“Our people have voted year after year after year, and they have not seen their lives change,” said LaTosha Brown, co-founder of the Black Voters Matter Fund, which is touring the black South to register and turn out voters this cycle, told the crowd in Warner Robins. “We got a black woman that is the Democratic nominee at the top of the ticket in a state where we couldn’t even vote. Y’all are standing on land where our people died as slaves. We gotta remember that.”
Kattie Kendrick, former Peach County Democratic Party chairwoman, who was on a recent tour stop in Fort Valley, Georgia, said that mobilizing voters in her part of the state has been challenging but that outside interest could help to energize them.
“We do not necessarily unite, but when other people know that the black people in Peach County and throughout rural Georgia matter, that makes a difference,” Kendrick said.
Down the road in Terrell County, the Rev. Ezekiel Holley plotted how to get nearly 1,000 of his neighbors who typically vote in presidential elections to show up for the midterms. Nicknamed “Terrible Terrell,” three churches in the county were burned in the 1950s to keep blacks from voting. Today, Holley said, the problem is apathy and frustration with elected officials who forget they can’t see a doctor or need their roads paved.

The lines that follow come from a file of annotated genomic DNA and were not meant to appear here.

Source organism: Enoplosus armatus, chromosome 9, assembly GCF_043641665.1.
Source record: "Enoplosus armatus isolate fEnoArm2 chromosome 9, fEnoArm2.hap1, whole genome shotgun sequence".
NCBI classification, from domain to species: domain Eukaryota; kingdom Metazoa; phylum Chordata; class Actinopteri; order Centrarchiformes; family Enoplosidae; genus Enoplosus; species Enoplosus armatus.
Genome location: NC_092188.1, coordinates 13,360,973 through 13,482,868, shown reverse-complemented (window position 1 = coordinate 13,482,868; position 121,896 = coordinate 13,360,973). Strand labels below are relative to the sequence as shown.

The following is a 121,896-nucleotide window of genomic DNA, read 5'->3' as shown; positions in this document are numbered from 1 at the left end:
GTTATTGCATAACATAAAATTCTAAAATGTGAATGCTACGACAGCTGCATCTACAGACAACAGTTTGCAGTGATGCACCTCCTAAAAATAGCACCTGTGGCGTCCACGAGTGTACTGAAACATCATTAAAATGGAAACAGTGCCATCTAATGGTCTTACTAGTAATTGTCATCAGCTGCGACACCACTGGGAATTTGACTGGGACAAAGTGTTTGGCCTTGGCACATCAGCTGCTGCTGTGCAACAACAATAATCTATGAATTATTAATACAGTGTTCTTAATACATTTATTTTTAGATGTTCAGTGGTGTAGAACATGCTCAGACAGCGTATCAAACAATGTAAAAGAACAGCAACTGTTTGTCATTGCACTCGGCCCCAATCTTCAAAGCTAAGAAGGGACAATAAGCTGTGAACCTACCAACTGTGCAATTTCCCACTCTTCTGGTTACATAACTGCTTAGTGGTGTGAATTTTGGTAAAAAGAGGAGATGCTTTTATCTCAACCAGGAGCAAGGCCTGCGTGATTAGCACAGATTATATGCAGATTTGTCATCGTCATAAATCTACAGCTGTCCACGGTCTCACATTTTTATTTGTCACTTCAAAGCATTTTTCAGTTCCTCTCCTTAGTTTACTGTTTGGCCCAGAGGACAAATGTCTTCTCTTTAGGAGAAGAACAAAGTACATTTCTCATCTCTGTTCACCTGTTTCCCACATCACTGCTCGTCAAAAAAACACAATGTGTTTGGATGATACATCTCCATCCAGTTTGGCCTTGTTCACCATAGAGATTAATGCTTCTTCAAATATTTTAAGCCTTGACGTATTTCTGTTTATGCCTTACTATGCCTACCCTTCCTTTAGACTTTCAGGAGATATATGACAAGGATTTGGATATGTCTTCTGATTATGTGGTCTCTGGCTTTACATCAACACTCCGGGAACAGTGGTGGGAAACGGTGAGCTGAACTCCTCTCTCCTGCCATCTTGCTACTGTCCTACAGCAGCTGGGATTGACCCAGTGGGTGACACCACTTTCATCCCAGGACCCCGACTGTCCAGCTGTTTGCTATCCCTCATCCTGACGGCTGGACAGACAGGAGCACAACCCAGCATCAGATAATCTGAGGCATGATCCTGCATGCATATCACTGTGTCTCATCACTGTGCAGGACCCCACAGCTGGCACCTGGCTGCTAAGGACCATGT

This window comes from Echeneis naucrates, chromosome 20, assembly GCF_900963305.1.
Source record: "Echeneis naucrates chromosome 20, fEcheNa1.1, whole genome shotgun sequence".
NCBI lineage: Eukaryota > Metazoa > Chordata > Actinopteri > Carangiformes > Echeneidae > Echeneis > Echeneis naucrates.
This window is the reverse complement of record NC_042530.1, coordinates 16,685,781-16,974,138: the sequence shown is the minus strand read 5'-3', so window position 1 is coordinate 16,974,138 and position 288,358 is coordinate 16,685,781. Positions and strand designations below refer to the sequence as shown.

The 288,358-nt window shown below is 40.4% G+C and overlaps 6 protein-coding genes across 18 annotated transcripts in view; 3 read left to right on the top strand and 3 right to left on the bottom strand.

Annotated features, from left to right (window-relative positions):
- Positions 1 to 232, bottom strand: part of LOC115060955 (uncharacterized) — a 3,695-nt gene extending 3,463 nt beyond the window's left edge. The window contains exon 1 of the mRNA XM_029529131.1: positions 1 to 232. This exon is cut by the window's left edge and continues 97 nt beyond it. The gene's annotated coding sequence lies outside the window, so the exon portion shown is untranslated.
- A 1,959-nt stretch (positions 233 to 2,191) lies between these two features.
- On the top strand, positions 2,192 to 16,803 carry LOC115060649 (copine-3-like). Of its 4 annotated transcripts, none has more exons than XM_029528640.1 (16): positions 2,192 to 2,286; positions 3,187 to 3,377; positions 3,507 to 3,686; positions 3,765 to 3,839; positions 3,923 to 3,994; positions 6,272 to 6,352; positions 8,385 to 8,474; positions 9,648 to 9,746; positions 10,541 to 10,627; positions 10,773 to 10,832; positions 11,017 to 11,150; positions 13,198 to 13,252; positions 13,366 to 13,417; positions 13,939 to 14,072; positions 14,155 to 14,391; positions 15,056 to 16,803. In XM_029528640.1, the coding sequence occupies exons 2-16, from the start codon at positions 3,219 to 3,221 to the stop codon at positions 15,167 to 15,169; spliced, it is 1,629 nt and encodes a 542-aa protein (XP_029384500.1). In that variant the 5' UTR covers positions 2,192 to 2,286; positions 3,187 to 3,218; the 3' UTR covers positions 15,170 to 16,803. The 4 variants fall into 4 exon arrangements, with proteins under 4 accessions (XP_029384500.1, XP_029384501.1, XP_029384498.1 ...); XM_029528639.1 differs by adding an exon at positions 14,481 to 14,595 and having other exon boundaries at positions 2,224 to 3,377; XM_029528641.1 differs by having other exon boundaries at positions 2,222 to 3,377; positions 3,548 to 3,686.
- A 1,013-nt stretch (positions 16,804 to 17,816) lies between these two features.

“Most of our citizens feel that people we have elected have let us down,” he explained. “They get elected and forget about who elected them and their platform. So why should I keep on voting for you?”
“The majority of the national politicians feel that … they don’t have to worry about little rural places. Most folks are concentrating on metro Atlanta more than the rest of Georgia. Hopefully, they’re getting the picture now,” Holley said.
Holley went to see Abrams speak at a campaign event earlier this month with former President Jimmy Carter in his hometown of Plains. The pair talked about Medicaid expansion, which Holley believes will bring jobs, better health conditions and industry into the state. That she announced her plans there said to him that she cares about his corner of the state.
It’s a message Holley plans to take to the registered voters he hopes to help turn out in Terrell County in the coming few weeks, but he’s still not sure whether they will show up.
“I can’t give a good answer on that yet,” he said. “People are excited, but Nov. 6 is going to tell the story.”